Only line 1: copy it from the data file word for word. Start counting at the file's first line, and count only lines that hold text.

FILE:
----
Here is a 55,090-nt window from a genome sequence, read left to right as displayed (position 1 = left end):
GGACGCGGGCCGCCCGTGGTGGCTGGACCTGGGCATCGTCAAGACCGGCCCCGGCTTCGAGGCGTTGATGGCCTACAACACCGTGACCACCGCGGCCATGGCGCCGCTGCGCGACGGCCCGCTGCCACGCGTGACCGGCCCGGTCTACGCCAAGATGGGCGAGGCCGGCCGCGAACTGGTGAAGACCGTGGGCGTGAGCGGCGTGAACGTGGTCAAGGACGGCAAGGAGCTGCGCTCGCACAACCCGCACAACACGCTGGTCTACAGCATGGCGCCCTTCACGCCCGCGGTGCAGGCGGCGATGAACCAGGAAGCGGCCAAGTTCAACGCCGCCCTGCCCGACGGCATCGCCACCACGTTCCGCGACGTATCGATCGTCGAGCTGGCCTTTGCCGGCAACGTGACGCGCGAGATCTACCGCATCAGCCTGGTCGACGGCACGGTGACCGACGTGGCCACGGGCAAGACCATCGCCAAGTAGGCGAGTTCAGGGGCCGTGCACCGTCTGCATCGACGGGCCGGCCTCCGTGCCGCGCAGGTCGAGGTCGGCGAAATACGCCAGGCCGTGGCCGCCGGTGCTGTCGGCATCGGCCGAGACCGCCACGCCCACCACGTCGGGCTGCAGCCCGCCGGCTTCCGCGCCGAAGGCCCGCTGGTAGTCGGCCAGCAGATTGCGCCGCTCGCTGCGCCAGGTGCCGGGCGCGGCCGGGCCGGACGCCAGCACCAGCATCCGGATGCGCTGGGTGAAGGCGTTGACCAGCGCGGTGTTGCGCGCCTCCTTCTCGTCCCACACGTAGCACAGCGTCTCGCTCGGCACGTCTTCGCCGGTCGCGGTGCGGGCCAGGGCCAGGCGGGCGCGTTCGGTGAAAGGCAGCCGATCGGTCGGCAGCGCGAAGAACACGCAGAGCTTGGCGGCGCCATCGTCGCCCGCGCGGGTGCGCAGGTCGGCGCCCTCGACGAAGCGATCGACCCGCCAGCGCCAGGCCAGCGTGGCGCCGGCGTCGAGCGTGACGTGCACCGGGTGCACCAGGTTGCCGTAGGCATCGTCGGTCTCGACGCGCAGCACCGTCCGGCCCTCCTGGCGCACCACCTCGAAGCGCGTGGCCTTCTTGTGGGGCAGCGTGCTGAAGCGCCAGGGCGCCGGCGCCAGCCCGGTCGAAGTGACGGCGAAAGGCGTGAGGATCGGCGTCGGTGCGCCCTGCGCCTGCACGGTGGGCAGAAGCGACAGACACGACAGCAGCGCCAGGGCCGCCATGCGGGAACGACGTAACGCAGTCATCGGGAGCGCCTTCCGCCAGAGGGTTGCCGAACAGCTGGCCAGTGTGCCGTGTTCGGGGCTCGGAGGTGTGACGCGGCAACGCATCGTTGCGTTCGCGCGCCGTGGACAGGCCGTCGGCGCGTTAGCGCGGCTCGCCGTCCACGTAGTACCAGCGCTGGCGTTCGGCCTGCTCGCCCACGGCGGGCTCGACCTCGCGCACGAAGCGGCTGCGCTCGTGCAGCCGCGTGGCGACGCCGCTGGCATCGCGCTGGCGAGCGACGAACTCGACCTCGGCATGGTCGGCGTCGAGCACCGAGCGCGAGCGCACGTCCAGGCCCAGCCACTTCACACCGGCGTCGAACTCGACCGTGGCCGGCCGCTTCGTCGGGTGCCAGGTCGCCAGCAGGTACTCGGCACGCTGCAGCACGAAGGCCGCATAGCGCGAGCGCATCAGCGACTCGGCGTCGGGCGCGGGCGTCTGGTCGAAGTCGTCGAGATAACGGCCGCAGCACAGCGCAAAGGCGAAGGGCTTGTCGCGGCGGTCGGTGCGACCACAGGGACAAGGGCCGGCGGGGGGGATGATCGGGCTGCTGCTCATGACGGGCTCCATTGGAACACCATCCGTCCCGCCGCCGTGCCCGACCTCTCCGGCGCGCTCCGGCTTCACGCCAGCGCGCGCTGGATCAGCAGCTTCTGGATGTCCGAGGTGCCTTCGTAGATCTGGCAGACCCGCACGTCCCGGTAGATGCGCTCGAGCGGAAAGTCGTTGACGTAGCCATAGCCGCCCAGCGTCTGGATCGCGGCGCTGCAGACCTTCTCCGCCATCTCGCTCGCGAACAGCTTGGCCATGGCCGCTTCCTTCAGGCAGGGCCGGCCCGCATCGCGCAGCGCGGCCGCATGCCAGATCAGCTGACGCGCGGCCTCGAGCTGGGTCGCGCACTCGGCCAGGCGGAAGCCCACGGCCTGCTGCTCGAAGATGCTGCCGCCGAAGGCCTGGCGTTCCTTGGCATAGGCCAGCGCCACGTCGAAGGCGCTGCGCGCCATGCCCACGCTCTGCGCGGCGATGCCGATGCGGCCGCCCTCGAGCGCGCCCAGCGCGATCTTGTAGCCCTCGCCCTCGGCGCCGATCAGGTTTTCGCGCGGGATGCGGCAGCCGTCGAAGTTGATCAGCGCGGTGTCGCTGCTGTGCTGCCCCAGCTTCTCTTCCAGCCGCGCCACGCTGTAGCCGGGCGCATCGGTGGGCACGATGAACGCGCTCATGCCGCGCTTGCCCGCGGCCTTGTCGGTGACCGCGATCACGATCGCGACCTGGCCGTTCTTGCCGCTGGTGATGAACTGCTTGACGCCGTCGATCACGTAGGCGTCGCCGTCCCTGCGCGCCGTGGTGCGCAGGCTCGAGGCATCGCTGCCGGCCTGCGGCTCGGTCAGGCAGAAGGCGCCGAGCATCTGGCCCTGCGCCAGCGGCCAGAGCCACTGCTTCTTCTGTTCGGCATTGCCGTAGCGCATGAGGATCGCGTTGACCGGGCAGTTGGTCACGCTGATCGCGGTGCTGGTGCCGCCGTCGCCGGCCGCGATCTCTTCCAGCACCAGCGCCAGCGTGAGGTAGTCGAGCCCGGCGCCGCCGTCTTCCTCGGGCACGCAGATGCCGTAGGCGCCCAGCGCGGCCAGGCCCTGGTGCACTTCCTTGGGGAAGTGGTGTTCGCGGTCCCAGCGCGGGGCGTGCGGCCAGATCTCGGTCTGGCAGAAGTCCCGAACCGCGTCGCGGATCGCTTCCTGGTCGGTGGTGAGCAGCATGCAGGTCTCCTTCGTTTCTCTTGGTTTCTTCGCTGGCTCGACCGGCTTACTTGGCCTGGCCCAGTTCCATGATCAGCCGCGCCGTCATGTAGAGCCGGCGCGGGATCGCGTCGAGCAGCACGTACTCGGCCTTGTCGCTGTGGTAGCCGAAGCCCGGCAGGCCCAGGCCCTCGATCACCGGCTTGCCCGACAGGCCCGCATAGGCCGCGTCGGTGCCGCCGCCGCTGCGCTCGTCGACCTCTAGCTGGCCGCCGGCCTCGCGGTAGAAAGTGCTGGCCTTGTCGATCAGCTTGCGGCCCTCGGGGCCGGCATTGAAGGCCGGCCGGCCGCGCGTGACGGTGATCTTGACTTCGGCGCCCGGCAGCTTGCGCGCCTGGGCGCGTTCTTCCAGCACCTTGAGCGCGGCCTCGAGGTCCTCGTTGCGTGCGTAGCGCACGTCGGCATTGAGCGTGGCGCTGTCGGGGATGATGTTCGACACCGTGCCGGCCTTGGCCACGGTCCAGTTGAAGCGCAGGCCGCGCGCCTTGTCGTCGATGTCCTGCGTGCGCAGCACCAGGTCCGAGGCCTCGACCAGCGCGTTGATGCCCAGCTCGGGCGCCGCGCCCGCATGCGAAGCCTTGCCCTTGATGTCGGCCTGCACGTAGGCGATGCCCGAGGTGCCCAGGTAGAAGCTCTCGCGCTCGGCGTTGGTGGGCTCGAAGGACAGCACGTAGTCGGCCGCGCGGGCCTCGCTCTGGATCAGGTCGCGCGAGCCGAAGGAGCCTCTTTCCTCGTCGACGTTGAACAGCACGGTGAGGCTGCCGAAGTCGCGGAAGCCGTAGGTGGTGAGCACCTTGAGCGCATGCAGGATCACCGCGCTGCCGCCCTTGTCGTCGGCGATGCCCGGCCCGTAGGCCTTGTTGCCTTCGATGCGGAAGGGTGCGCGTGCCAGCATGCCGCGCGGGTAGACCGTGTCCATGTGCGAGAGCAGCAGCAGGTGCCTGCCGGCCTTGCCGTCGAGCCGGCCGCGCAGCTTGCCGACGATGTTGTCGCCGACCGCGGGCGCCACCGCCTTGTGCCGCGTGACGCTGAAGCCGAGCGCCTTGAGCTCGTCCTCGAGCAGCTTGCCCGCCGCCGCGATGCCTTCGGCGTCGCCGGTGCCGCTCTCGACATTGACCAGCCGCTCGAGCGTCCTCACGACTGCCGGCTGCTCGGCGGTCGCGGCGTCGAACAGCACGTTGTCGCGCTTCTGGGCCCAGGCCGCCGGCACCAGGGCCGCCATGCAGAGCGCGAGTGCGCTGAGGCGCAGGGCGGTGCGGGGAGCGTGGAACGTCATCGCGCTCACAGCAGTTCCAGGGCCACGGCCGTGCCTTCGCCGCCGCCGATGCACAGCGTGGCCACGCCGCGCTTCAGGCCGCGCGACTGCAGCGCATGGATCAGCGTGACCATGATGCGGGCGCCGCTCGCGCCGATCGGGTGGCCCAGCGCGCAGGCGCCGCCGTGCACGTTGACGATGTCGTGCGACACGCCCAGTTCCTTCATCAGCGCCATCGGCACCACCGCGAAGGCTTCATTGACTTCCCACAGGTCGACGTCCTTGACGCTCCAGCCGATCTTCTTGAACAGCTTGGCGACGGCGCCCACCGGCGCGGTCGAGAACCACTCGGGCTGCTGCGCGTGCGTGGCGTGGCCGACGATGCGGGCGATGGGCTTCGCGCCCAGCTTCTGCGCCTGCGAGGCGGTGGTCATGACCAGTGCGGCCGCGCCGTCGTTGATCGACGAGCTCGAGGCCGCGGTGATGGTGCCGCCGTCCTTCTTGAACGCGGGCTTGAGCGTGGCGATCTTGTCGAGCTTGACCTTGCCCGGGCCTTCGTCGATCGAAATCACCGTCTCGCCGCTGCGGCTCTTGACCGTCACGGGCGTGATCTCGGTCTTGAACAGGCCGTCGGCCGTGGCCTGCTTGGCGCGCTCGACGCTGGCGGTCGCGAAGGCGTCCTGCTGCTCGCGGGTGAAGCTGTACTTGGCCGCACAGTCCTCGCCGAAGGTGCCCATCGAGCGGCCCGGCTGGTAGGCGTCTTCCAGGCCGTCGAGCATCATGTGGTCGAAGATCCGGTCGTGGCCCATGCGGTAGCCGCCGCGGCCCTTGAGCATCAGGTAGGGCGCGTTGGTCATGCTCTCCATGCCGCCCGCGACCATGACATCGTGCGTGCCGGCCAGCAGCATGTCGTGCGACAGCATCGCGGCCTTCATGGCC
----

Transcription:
Here is a 55,090-nt window from a genome sequence, read left to right as displayed (position 1 = left end):